RESTON, Va., December 17, 2019 (Leidos/Dynetics PR) –Leidos Holdings, Inc. (NYSE: LDOS) (“Leidos”), a FORTUNE® 500 science and technology leader, today announced that it has entered into a definitive agreement to acquire privately-owned Dynetics, Inc. (“Dynetics”), an industry-leading applied research and national security solutions company, for $1.65 billion in cash. The Board of Directors of both companies unanimously approved the transaction.
Dynetics, headquartered in Huntsville, Alabama, with offices throughout the United States, is a leading provider of high-technology, mission-critical services and solutions to the U.S. Government, with a proven history addressing the nation’s most challenging and technologically advanced missions.
NASA Innovative Advanced Concepts (NIAC) Program Phase II Award: Up to $500,000 for 2 Years
Rotary-Motion-Extended Array Synthesis (R-MXAS) John Kendra Leidos, Inc.
R-MXAS is a revolutionary aerospace architecture for realizing a synthetic aperture imaging radiometer (SAIR) with dramatically lower size, weight and power (SWaP) than existing state-of-the-art (SOTA) methods. The space-based component of R-MXAS is a single platform comprising a 1-D sparse/decimated antenna array on a rigid tether (deployed parallel to the horizon) and one or more additional tethered antennas that rotate in a plane orthogonal to the 1-D array.
The processing that correlates the data from these antenna systems and performs image reconstruction has both space-based and ground-based components. The processing exploits the interferometric baselines formed between the rotating tethered antenna at radius R and each of the antennas of the 1-D array on the rigid tether.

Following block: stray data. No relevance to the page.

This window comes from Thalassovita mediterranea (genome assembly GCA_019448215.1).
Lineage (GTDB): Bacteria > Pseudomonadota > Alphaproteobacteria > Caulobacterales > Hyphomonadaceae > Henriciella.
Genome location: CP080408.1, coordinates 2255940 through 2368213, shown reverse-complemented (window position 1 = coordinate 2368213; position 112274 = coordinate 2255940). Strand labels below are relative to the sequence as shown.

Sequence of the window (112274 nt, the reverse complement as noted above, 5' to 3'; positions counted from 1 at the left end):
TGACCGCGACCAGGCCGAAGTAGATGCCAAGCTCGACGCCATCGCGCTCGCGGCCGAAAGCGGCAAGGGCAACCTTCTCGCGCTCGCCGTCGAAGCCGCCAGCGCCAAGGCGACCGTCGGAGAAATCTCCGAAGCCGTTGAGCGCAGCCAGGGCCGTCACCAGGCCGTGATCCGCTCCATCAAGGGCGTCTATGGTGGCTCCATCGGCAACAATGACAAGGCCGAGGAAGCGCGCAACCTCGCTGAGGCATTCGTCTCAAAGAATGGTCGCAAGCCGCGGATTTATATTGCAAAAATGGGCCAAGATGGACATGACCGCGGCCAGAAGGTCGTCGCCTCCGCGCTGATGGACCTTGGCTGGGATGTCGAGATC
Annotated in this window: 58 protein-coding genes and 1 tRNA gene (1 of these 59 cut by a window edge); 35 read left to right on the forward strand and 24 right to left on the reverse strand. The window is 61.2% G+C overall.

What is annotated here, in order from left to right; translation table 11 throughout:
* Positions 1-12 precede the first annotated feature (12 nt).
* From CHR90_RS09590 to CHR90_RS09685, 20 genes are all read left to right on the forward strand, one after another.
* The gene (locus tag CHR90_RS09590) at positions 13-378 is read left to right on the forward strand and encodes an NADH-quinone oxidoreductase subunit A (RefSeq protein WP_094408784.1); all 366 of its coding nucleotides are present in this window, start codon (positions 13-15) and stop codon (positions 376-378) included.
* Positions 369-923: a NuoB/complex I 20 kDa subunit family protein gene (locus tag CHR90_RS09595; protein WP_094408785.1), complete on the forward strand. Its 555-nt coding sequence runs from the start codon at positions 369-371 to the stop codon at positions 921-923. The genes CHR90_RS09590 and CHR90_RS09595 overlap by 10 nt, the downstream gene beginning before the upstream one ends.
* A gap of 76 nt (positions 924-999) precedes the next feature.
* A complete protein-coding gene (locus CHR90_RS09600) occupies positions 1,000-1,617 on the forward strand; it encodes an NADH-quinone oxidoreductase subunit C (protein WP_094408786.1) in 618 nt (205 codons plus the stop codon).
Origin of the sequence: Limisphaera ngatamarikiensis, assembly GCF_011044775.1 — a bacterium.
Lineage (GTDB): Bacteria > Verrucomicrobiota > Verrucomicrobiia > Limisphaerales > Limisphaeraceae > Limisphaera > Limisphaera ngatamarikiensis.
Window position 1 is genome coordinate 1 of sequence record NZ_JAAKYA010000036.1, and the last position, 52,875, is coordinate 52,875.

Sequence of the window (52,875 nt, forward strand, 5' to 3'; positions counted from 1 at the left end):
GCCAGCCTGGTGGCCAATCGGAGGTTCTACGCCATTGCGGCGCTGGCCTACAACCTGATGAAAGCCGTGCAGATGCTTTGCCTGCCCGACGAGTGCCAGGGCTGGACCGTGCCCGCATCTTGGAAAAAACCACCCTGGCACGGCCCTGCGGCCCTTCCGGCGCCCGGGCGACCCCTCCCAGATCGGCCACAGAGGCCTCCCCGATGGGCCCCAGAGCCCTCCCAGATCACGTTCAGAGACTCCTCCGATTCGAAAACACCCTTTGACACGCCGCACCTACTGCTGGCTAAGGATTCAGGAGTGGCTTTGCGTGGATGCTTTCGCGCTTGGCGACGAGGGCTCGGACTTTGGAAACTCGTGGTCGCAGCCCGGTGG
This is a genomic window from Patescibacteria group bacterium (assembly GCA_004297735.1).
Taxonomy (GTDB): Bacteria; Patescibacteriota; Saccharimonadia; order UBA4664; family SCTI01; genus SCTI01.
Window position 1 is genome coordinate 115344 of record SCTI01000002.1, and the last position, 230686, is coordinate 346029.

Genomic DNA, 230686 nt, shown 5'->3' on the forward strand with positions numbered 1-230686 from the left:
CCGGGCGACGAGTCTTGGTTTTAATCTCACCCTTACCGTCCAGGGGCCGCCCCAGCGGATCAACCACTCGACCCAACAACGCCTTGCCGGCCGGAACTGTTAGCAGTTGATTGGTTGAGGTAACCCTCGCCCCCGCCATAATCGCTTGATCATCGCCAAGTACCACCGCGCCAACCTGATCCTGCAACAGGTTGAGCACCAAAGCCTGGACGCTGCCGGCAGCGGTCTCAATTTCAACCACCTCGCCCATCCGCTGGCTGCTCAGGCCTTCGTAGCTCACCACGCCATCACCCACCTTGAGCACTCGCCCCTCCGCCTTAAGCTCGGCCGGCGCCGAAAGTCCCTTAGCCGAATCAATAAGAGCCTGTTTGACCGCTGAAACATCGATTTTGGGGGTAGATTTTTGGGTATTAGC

The NASA Innovative Advanced Concepts (NIAC) program recently awarded 25 grants for the development of visionary new technologies. Here we’re going to take a closer look at two Phase I awards focused on advanced remote sensing and orbital debris.
Rotary Motion Extended Array Synthesis (R-MXAS) John Kendra Leidos, Inc.
On-Orbit, Collision-Free Mapping of Small Orbital Debris Christine Hartzell University of Maryland, College Park
Each award is worth up to $125,000 for a nine-month study. Descriptions of the awards are below.
WASHINGTON, DC (NASA PR) — NASA is investing in technology concepts that include meteoroid impact detection, space telescope swarms, and small orbital debris mapping technologies that may one day be used for future space exploration missions.
The agency selected 25 early-stage technology proposals that have the potential to transform future human and robotic exploration missions, introduce new exploration capabilities, and significantly improve current approaches to building and operating aerospace systems.